apt-get update
apt-get upgrade
apt-get install net-tools

Next, I need to install VMWare Tools (which, of course, is only necessary if you are running VMWare Player or VMWare Workstation). That, by the way, is the reason why in the command sequence above the net-tools package is installed…

Getting FHEM onto the Box

There are a few things that need to be done now – the first one obviously being the installation of FHEM on the box. This is best performed as “manual installation” – the most current instructions are here: debian.fhem.de

The first three steps of the instruction for the manual installation (ending with the command dpkg -i fhem-5.8.deb are responsible for installing the required libraries, fetching the FHEM Package and installing it. This includes the creation of the fhem system user:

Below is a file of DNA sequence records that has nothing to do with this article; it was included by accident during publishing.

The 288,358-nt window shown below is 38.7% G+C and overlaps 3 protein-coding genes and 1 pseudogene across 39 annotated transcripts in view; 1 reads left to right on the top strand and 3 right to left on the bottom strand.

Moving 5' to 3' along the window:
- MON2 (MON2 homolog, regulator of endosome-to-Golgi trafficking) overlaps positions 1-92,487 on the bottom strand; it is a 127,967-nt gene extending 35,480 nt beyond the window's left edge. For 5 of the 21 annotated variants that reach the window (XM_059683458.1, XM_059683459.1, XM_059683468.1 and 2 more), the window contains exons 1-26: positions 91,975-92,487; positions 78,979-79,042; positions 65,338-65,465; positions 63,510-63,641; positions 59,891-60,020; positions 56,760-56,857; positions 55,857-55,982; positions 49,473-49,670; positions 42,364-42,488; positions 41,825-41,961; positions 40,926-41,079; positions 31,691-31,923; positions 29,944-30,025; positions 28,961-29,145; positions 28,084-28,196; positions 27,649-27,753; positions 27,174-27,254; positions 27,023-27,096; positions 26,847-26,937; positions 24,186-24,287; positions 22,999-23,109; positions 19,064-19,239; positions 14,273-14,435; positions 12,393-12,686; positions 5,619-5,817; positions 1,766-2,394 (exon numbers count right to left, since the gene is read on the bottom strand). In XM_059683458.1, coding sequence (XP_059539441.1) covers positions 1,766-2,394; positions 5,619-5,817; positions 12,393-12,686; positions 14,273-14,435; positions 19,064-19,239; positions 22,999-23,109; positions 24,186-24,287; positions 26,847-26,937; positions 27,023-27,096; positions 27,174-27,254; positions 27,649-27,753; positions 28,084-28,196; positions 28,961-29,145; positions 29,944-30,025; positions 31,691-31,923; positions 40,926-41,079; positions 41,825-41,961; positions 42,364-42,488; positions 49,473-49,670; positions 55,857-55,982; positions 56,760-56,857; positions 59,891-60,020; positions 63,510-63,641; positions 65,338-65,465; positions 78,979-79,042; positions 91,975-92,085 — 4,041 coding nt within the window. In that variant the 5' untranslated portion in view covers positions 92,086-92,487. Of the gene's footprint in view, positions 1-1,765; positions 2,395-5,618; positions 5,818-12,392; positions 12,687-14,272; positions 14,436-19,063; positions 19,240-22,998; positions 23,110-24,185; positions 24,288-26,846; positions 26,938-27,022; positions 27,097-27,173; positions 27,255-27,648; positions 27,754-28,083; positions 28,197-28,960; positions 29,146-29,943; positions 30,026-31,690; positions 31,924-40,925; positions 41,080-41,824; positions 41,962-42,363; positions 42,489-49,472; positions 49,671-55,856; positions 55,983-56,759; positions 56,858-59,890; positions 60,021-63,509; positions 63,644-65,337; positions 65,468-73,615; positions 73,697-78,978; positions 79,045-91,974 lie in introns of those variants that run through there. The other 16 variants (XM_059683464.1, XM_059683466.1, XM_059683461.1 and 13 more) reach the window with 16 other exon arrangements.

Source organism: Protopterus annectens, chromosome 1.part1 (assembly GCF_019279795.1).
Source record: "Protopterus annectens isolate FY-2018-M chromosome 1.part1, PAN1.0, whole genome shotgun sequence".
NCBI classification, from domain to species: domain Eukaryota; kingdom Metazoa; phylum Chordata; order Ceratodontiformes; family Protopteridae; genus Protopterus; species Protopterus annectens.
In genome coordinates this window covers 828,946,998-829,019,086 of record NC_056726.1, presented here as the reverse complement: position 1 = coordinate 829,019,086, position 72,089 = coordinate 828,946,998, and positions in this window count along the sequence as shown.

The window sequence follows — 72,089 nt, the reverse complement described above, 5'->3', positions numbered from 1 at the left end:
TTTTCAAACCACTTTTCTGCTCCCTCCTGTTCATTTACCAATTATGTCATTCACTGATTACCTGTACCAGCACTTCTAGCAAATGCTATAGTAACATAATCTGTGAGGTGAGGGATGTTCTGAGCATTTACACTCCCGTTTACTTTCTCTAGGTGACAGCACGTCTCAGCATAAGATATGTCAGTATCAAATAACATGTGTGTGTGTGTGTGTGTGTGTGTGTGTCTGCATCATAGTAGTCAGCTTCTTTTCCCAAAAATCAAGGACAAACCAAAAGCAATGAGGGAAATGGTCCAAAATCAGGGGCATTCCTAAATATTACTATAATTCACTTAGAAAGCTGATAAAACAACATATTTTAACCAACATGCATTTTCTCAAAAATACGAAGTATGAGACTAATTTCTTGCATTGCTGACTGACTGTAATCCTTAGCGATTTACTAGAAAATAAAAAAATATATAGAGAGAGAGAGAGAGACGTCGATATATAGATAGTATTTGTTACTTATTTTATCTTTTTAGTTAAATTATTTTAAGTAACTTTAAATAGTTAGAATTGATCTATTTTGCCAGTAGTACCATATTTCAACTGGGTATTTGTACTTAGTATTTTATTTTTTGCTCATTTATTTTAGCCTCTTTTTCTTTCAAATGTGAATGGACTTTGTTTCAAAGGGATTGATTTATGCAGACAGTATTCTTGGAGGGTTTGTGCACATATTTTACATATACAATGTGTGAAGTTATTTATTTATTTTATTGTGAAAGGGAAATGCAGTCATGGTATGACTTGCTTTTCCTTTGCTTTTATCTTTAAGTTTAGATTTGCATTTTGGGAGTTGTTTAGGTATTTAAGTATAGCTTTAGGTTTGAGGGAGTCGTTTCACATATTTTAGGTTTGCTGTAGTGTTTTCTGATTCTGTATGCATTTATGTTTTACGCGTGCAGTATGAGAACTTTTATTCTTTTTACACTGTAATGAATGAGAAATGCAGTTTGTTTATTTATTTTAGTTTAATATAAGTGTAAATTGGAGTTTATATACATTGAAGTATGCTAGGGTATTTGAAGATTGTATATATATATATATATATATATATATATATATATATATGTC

grep fhem / etc/passwd

shows the user’s definition. It also shows that the user’s home directory is /opt/fhem (where the installation resides) and there is no shell assigned – /bin/false – which makes the user unable to login.

Technically, the last statement might not be quite correct: the user can login but it would not get any shell and therefore no command line (plus: no password unless we would set one…)

Now this presents an interesting problem: if you do the following:

cd /opt/fhem
ls -l

to display the files and their permissions in the FHEM installation directory, you will notice that all files are owned by the user fhem and the default group is set to dialout.

Catch-22 with the Configuration Files, Users, and Permissions

To me, that poses a small problem: the configuration files that we will need to create for FHEM. Of course: you can edit the fhem.cfg file straight through the web interface but that is a tedious and rather stupid way of doing it (imho). Just two reasons: there are far better editors than the built-in one (I, for example, prefer Notepad++ on a Windows Box) and it is hard to do version control on your files straight on the Unix File system.